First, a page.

—An Introduction to the Special Section—
Beginning with the relationship between mother and child, the dynamic between two individuals is the source of secret and invisible power. Even though relationships between parents and children, or between romantic partners, can become confused, nonetheless the lineage of humanity stems from this caring feeling, the radiant hum of life… Good human society comes about through strength in our interchanges with others.
When my cousin was born, my grandmother sewed for her a yellow blanket. It was beautiful not because of its individual threads, but because of the connections between them; moreover, it was beautiful because my grandmother—who spent much of her early life in an orphanage with no such blanket—had made it, in spite of the threads of her history. Though my grandmother was not often a source of warmth or comfort for her own children, she was able to stitch together a blanket that could be just that for her grandchild.
The strength and goodness of society, likewise, comes not solely from its individual members but from the bonds between them. In The Shambhala Principle, Buddhist teacher Sakyong Mipham describes “enlightened society” as beginning with “just you and me”—the connection between two people.2 One of the central points of dialogue between Buddhist teachings, Western social science, and theories of social change is the nature of relationship: Our relationship with our own minds is inextricably linked to our past and present relationships with others, and each of these in turn influences how we relate to our environment, to our culture, and to our political and economic systems.3 In attempting to engender compassion and wisdom in society, therefore, it is important to understand how these qualities emerge from the foundation of relationship.
The goal of this special section is to explore how contemplative traditions might work together with the science of relationships to build a more compassionate society. In the opening piece, Kent Hoffman provides an eloquent introduction to the nature of attachment, describing what this concept means for both Buddhist and Western psychological perspectives on the roots of human suffering. Drawing on Thich Nhat Hanh’s notion of taking refuge and John Bowlby’s seminal theory of parent–child relationships4, he suggests that integrating the wisdom of attachment theory and Zen teachings might allow us to understand suffering in a new way, to take refuge with our pain, and to offer a sense of belonging and empathy to the next generation.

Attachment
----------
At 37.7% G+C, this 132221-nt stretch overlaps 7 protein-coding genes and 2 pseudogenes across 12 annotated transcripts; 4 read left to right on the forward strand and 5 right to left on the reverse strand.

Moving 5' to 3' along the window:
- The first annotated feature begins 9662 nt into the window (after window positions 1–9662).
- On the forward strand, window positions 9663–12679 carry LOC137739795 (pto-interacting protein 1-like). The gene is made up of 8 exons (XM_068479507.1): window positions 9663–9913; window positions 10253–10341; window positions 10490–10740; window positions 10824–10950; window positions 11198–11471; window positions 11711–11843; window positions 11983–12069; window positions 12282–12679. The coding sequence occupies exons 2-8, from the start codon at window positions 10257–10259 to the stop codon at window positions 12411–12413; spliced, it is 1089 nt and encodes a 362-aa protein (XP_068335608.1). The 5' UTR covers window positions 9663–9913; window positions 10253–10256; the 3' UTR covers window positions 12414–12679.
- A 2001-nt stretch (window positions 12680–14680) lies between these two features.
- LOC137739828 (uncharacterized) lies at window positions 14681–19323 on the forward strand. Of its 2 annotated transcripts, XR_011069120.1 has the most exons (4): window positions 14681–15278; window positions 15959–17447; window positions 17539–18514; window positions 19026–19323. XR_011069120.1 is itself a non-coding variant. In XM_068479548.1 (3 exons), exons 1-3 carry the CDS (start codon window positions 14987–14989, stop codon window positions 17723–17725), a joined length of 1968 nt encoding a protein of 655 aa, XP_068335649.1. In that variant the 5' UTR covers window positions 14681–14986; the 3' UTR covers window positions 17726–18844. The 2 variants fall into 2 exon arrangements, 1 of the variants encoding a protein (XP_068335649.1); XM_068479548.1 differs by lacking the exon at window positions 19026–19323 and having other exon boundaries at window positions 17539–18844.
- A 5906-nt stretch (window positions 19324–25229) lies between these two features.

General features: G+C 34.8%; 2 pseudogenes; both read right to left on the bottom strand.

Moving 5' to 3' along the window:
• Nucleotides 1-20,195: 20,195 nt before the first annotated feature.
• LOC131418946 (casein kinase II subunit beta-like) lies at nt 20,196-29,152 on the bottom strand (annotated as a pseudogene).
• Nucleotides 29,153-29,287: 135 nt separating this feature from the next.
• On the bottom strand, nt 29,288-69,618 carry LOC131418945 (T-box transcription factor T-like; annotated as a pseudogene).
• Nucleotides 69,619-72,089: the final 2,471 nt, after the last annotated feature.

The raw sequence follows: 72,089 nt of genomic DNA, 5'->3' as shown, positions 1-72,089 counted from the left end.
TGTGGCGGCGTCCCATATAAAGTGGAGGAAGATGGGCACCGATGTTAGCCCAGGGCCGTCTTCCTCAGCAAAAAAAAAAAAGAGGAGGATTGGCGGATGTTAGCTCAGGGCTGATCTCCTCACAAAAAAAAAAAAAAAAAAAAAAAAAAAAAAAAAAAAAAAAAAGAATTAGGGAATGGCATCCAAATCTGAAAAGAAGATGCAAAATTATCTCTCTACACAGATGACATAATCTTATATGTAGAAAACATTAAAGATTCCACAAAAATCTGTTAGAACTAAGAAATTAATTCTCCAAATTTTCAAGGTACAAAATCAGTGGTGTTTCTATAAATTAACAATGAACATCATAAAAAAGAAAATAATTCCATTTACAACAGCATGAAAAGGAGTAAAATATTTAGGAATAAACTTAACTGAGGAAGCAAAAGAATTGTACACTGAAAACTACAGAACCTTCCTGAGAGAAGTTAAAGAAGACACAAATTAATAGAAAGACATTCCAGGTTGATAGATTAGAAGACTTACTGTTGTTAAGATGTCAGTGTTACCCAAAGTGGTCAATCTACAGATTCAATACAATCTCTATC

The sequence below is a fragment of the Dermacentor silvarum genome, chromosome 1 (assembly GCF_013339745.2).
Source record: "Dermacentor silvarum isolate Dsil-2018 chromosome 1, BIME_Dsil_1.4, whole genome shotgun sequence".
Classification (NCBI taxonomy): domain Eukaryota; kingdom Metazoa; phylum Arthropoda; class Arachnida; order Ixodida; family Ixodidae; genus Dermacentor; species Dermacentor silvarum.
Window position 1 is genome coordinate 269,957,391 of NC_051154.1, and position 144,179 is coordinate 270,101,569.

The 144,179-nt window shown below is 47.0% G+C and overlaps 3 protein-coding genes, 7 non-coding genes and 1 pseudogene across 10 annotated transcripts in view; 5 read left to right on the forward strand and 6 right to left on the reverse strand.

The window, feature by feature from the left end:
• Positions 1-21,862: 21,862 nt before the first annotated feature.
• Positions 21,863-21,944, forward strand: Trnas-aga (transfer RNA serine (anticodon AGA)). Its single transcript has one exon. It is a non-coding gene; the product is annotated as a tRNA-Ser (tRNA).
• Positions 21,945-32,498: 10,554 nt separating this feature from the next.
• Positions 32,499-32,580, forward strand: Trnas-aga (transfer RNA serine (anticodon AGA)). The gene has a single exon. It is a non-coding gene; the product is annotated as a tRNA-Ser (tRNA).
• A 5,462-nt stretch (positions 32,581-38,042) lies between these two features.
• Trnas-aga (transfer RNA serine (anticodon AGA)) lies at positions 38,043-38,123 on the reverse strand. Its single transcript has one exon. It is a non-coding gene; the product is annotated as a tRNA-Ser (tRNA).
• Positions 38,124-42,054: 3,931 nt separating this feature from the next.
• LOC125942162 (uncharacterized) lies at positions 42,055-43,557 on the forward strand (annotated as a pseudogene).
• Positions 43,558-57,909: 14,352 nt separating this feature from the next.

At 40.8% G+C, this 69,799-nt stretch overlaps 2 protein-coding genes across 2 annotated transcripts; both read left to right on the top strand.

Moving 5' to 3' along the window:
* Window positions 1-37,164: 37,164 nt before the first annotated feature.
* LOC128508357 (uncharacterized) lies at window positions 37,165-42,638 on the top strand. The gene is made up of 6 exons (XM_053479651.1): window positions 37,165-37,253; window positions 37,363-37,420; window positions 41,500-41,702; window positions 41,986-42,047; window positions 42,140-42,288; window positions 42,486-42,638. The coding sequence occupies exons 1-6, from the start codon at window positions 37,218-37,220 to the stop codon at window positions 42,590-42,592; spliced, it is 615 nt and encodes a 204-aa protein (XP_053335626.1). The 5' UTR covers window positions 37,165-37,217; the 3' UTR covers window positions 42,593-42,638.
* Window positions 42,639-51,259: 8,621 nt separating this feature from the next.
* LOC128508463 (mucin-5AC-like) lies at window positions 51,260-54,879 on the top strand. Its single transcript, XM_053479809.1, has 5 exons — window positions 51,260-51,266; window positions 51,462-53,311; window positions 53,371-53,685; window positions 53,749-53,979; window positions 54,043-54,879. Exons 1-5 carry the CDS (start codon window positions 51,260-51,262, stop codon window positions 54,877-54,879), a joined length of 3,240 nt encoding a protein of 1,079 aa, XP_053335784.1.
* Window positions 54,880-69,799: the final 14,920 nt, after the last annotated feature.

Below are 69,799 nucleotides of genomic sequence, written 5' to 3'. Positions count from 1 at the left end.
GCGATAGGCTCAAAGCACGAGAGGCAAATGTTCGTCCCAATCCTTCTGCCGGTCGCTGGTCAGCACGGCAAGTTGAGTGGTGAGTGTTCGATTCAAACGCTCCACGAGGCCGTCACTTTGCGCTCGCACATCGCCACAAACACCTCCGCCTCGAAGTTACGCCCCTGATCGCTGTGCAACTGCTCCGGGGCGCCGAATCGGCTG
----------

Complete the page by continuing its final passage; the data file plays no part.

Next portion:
We invite our readers to contemplate how our early experiences of “being with” and “being without,” as Hoffman describes them, influence personal and broader cultural patterns, and how shifting these patterns toward “security”—as Hoffman and his colleagues are doing in their work with parents and children—might plant the seeds for shifting social and political systems toward greater compassion.
Read Kent Hoffman’s “Taking Refuge in the Family of Things“
Note: The introduction to the special section will be updated as additional contributions to the section become available in the coming months.
Jessica Stern is a doctoral student in psychology at the University of Maryland, where she studies attachment theory and human development. She is interested in the origins of empathy and how fostering secure human relationships may build the foundation for a more com passionate world. More broadly, how can the social sciences work together with contemplative traditions to uplift both our relationships and our society?
- Sakyong Mipham, The Shambhala Principle: Discovery Humanity’s Hidden Treasure (Boston: Shambhala Publications, 2012), 86. ↩
- Mipham, 85. ↩
- Adam Lobel, “Practicing Society,” The Arrow: A Journal of Wakeful Society, Culture, and Politics 1 (2014). ↩
- John Bowlby, Attachment and Loss: Attachment (Vol. 1), (New York: Basic Books, 1969/1982). ↩